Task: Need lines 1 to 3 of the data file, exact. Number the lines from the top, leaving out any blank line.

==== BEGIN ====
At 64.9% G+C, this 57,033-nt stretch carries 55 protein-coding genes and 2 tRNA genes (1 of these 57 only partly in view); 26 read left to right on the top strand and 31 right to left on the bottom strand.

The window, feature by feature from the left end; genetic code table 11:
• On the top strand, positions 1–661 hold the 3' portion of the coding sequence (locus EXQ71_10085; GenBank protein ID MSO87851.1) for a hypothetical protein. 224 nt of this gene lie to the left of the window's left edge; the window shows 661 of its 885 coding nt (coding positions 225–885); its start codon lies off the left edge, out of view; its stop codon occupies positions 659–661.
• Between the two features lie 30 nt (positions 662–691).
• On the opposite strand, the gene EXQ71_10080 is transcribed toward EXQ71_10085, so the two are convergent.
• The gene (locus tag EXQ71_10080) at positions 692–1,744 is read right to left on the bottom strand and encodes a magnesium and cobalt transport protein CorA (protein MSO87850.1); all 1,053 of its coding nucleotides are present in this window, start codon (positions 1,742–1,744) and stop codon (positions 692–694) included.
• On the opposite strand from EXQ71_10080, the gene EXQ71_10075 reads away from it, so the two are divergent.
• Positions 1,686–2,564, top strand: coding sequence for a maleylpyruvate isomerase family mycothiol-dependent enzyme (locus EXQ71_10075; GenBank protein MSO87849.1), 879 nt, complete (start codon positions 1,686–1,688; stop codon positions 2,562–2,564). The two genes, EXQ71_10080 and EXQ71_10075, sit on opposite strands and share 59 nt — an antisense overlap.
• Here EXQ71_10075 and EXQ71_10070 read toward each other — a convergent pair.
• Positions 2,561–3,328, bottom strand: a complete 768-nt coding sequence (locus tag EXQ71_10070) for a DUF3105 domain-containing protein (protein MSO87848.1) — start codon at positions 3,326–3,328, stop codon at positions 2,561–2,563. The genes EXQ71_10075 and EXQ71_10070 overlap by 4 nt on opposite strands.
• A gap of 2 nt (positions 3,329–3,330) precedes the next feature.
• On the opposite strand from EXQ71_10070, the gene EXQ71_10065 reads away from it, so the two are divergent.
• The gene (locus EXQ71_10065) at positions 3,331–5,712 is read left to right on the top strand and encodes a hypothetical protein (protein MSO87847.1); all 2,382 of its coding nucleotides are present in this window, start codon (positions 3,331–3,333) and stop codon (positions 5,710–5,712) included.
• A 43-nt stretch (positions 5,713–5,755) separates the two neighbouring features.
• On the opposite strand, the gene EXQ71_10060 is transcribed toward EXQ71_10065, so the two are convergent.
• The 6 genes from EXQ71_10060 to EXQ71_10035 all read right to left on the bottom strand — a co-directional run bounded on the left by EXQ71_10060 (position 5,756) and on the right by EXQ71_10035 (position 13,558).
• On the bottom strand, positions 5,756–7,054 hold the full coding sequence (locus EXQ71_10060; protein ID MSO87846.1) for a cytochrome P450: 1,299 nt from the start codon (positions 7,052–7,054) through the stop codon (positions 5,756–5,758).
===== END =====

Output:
At 64.9% G+C, this 57,033-nt stretch carries 55 protein-coding genes and 2 tRNA genes (1 of these 57 only partly in view); 26 read left to right on the top strand and 31 right to left on the bottom strand.

The window, feature by feature from the left end; genetic code table 11:
• On the top strand, positions 1–661 hold the 3' portion of the coding sequence (locus EXQ71_10085; GenBank protein ID MSO87851.1) for a hypothetical protein. 224 nt of this gene lie to the left of the window's left edge; the window shows 661 of its 885 coding nt (coding positions 225–885); its start codon lies off the left edge, out of view; its stop codon occupies positions 659–661.